This is the first of a series of posts by our Hive Instructors so they can share with you their perspectives on reproducing 18th century clothing.
Why You Should Learn to Make A Man’s Shirt
How About Them Details??
By Victoria Brenckle
Since you are reading this post on The Hive’s website I am going to assume that you have already seen the fabulous workshop selection for the 2012 season. Next, I am going to go out on a limb and assume that most of you were swept away in daydreams of tuning up your gun or making leather breeches. Perhaps your mind wandered towards overalls or waistcoats because those get “seen” and are important to get to first.
Why would I accuse you of such things? I know because I was there. I came to the Rev War via the 1630’s which was, by the way, a century and a half BEFORE the Revolution. (I wish someone told me that when I started in Revolutionary War reenacting.) I wore my old clothes to my first 2 events. The first thing I made was a jacket; outerwear.
Now, as a seasoned so called "veteran reenactor", I will share the most important rule in building an historic impression. Start from the inside and work out! I can now assume the two questions that come to mind: What do I do in the meantime? and Why should I do that?
The first question is the easiest; either show up and soak it all in as a spectator to start with or ask your group where the slop chest is or who will let you borrow an outfit. As long as you are actively working to get yourself outfitted, most reenactors do not mind loaning clothes a few times.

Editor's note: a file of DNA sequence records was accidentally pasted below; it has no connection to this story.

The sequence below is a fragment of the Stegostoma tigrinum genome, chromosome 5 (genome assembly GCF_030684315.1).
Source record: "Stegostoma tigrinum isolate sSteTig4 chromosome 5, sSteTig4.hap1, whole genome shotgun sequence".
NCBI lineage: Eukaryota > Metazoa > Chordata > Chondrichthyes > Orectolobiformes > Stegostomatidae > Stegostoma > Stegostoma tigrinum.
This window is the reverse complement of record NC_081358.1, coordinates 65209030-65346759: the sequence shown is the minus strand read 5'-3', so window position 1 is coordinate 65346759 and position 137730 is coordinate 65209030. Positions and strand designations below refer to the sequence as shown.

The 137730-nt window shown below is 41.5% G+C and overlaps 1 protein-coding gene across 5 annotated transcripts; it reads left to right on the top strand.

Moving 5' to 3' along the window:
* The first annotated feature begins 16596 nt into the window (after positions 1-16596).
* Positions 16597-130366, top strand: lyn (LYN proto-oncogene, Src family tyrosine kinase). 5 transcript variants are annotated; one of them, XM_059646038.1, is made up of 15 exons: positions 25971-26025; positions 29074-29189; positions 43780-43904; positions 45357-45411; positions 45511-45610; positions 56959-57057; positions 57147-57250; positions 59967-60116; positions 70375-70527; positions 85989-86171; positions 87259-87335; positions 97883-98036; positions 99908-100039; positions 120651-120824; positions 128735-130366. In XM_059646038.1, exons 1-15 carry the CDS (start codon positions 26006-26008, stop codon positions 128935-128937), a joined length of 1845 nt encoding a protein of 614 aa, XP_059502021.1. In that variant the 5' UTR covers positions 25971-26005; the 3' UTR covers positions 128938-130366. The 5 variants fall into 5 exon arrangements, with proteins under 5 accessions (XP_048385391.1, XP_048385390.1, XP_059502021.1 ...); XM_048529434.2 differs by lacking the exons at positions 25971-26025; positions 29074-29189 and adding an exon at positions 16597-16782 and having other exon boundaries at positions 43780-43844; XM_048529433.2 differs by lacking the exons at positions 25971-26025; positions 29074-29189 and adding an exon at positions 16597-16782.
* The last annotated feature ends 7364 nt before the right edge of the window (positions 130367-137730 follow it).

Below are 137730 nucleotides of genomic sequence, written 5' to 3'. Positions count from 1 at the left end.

On to the harder question. Why would I make you put off the chance to learn all that other cool stuff first? Here are my reasons:
· By studying inventories and reading copious primary sources, Matt and I see the same thing over and over again. Men had numerous shirts. You see, shirts got dirty since they were worn closest to the skin (which was not cleaned as frequently as yours is…assumptions again). Do you change your underwear everyday but wear your pants more than once? Eighteenth Century men followed the same pattern. Shirts were the most worn, laundered and replaced item in a man’s wardrobe. If you have a shirt now, wouldn’t you like to have another? Wouldn’t it be great to be able to repair it? How about to make another when that fabulous shirt you make with us gets tired? We’re teaching you how to fish here people!
· By fish I mean…sew! When you make a shirt by hand you need to learn and use (over and over and over again) those basic stitches that are used to make other 18th century reproductions. Sewing a shirt by hand will force you to make your stitches smaller, neater and quicker than you are now. Once you construct a shirt by hand, you move from basic to intermediate sewer. An intermediate or advanced sewer will reap the same benefits of smaller, neater, quicker stitches as well!
· As I compose this post on “Cyber Monday” I know how easy it is to acquire a ready-made shirt. Truth be told, you can order one for less money than this class costs!
Will that shirt be made of appropriate materials? (Probably not)
Fit you properly? (If you are lucky)
Give you the warm fuzzy inside feeling of being the most accurate you can be? (Definitely not!)
· You will have not one, but two experienced historians, sewers, and nice people to help you along the way as you construct the most important garment an eighteenth century man wore!
Sign up to make your own shirt or a shirt for your favorite man.
Looking forward to working with you,
Vicky and Matt Brenckle
e-mail firstname.lastname@example.org to sign up
(Also, please note that we will offer the option to make a woman’s habit shirt. A habit shirt is the undergarment a woman wore under her riding habit, it looks similar to a man’s shirt but is much shorter. If this option interests you then feel free to write to me.)